## Lecture Summaries

Not intended to be a detailed transcript of each class meeting, but rather a brief description and possibly some pointers to sources.

- 16Nov
**New homeworks.**Wait-free atomic snapshot waitfree2.pdf.- 14Nov
Look at the universal construction in waitfree1.pdf. Class exercise, specify consensus object in TLA.

- 9Nov
Finish the proof in waitfree0.pdf. Time permitting, start waitfree1.pdf.

- 7Nov
See updates on Homework5 due in a week. First mention of the Producer-consumer problem consumer0.pdf. Begin Chapter 18 by introduction of Non-blocking algorithm and wait-freedeom waitfree0.pdf.

- 2Nov
New homework due 14 November. Most of the class time looked at proving Kessels Algorithm correct: kessels.pdf.

- 31Oct
- Discussion of current homework. The class time was devoted to detailed reading (out loud) part of Chapter 16 of the distributed computing notes and making sense of the simulation algorithms.
- 26Oct
New homework assigned. In-class demonstration of TLA-Toolbox (not required to do the homework). Main topic of the lecture is linearizability shared2.pdf.

- 24Oct
Introducing shared memory objects shared1.pdf. Preview of next homework: TLA for single-writer mutual exclusion protocol.

- 19Oct
The course moves on to shared memory distributed computing shared0.pdf. Most of the class time will be for the second exam.

- 17Oct
Reminder - exam on Thursday! Continue with consensus consensus1.pdf. Not shown in lecture, but may be a way to understand how Raft works: http://thesecretlivesofdata.com/raft/

- 12Oct
Sample solutions to Homework3. Continue with algorithm for Byzantine consensus consensus0.pdf (and if students would like the impossibility proof for n=3f imposs0.pdf). Then a quick look at leader election in message-passing systems.

- 10Oct
Reminder, third homework due soon. Fairness added to logic4.pdf, also read the description of fairness in the c-manual for PlusCal. For the main topic, we begin looking at message-passing consensus problems, hopefully getting to Byzantine consensus consensus0.pdf.

- 5Oct
Continue with graph0.pdf and introduce a couple more temporal operators in logic4.pdf.

- 3Oct
Introducing graph algorithms in message-passing distributed systems. Lecture notes: graph0.pdf, and Distributed minimum spanning tree.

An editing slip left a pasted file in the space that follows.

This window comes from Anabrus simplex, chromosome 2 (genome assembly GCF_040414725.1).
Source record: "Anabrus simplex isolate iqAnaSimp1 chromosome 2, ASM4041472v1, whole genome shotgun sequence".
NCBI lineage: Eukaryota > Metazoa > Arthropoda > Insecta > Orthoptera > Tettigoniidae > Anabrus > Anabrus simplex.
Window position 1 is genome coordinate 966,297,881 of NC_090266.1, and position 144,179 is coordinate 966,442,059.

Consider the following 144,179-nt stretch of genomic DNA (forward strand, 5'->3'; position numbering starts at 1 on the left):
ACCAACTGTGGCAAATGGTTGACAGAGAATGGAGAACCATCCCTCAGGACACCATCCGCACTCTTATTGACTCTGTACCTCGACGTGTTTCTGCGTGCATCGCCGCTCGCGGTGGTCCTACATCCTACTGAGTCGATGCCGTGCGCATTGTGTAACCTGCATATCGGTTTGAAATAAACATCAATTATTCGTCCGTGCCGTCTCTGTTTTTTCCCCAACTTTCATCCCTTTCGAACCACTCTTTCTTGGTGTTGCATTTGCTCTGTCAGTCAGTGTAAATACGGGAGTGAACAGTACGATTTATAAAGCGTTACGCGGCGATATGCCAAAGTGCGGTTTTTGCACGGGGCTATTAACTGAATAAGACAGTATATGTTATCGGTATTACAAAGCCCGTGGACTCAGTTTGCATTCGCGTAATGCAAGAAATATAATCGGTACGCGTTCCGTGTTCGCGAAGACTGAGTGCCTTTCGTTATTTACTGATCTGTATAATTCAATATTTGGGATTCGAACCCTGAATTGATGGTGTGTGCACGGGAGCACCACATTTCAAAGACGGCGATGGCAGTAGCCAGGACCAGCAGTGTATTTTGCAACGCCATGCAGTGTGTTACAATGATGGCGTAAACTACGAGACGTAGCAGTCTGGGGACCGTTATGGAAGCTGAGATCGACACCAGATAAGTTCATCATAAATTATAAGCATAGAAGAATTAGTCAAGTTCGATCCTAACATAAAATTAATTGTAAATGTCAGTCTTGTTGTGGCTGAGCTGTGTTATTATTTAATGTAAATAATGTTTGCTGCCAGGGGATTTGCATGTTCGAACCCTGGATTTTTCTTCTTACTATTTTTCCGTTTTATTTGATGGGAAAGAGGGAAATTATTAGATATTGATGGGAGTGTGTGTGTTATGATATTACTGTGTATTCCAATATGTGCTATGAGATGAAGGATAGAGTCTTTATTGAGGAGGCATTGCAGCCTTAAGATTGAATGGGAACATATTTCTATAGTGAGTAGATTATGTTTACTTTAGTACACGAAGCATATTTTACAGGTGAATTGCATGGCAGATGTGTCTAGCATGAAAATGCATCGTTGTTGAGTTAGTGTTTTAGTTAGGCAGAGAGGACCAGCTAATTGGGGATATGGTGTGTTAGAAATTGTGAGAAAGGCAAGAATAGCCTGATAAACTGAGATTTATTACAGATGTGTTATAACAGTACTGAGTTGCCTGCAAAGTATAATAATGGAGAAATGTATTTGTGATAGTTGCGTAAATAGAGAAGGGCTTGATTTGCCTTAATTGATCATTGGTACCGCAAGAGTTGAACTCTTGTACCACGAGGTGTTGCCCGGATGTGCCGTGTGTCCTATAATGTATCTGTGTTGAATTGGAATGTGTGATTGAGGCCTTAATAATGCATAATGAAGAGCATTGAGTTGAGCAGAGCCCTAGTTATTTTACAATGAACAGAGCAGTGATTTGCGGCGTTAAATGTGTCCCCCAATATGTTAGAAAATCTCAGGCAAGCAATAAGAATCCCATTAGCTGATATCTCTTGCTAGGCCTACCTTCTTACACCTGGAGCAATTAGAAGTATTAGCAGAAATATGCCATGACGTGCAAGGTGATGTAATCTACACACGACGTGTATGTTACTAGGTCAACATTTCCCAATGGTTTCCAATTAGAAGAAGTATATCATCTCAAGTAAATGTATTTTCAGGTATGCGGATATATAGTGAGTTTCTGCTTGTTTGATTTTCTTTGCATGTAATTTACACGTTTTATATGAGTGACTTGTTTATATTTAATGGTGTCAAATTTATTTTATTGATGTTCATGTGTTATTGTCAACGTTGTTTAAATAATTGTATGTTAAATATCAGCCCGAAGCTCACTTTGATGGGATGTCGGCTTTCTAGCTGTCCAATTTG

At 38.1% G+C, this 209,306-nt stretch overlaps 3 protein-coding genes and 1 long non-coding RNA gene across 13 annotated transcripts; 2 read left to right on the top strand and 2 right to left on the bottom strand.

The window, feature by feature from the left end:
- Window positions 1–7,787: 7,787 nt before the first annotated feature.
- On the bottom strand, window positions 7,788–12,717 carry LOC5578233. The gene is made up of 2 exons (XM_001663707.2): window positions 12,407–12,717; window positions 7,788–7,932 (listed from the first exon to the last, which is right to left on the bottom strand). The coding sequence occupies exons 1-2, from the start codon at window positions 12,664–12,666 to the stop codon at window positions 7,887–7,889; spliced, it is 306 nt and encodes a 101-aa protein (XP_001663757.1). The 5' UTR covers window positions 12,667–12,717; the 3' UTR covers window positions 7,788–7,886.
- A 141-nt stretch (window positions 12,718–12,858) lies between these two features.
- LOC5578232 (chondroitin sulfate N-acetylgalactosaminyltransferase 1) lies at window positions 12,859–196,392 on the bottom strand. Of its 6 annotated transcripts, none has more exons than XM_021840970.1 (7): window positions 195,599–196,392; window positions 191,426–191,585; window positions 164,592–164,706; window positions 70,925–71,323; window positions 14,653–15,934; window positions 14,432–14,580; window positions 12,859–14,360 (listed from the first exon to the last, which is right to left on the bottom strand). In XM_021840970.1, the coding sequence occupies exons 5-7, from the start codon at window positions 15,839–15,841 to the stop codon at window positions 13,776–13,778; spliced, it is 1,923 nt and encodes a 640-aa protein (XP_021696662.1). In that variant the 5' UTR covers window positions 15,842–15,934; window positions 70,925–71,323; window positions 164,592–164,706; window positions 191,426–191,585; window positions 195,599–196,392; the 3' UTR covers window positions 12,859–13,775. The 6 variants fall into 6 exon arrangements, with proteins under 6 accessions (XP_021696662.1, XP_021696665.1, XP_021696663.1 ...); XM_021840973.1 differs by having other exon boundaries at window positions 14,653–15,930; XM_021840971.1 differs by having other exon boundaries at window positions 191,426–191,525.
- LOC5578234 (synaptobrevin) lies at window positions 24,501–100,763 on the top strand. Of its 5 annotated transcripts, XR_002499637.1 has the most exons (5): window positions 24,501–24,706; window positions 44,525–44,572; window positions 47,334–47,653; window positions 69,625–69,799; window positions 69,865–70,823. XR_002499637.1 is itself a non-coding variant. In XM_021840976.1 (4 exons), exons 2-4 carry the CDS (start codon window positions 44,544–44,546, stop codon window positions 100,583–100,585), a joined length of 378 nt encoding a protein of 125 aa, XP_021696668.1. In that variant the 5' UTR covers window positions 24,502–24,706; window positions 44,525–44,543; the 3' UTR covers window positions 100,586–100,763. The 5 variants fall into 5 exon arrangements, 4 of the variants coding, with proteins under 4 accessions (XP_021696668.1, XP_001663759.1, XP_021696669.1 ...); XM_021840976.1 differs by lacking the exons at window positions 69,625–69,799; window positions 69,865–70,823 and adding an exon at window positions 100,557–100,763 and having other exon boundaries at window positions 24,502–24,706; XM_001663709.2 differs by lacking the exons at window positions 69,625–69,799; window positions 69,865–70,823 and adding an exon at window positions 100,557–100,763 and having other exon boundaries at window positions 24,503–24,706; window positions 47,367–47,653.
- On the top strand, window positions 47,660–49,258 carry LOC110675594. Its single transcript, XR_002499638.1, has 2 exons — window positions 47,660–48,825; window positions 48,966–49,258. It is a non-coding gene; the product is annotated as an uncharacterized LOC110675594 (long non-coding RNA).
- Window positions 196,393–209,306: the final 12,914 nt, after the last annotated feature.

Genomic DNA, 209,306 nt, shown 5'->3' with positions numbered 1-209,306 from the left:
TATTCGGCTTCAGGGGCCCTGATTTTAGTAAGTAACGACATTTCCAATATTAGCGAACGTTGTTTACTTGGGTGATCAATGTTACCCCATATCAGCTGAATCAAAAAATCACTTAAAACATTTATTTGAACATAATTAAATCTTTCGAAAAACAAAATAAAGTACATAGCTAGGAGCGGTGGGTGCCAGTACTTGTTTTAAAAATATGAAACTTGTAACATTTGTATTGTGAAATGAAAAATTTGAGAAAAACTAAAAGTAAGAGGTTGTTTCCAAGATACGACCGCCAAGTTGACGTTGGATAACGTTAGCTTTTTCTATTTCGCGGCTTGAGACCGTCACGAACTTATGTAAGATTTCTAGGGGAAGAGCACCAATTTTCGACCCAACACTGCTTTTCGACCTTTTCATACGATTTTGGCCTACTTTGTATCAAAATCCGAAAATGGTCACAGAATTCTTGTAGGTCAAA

- 28Sep
Continue with the theme of cuts, covering distributed snapshot. Notes: snapshot0.pdf. One reference is the Chandy-Lamport algorithm. Some class time also for answering questions about the homework (see added hints to the PDF description of the homework).

- 26Sep
Begin covering the PlusCal language (C-variant). The main example is pluscal1.pdf. For in-class demonstrations, ClockMutex.tla, ClockMutex.cfg.

- 21Sep
Coverage of Chapter 7 begins. Notes are cuts0.pdf. A related algorithm, if time permits, is Lamport's distributed mutual exclusion algorithm.

- 19Sep
Finish Chapter 3 with impos0.pdf. Questions about current homework? Moving on next to Chapter 7 of Distributed Algorithm book.

- 14Sep
The class meeting starts with another TLC demonstration (notes intlc2.pdf) which shows how to deal with n-process mutual exclusion (some new TLA notation is used). Then the algorithms from Chapter 3 of the Distributed Algorithm book.

- 12Sep
Start Chapter 2 from Distributed Algorithm book, also selected topics from Chapter 4 of TLA book: logic3.pdf. Also, a quick derivation of one question's answer in the exam: dual.pdf

- 7Sep
First Exam. Then a demonstration of TCL, transcript in tlc1.pdf

- 5Sep
Covering Chapter 3 of the TLA book. See notes in logic2.pdf.

- 31Aug
Continue with the notes logic0.pdf. Covered part of TLA introduction, in notes logic1.pdf.

- 29Aug
The topic for the next several class meeting is TLA+. This Tuesday meeting begins with a review of logic, then a quick look at predicate logic and temporal logic. Here are logic0.pdf some notes.

- 24Aug
Class meeting introduced the problem of mutual exclusion, based on these notes. Also, each student invited to email office hours preference to instructor.

- 22Aug
Syllabus and general description of the situation in distributed computing. Some sources (textbooks, notes, papers). Mention of some topics. The course will provide background on research in an active topic, namely (theory of) distributed systems. Some topics even generate debate.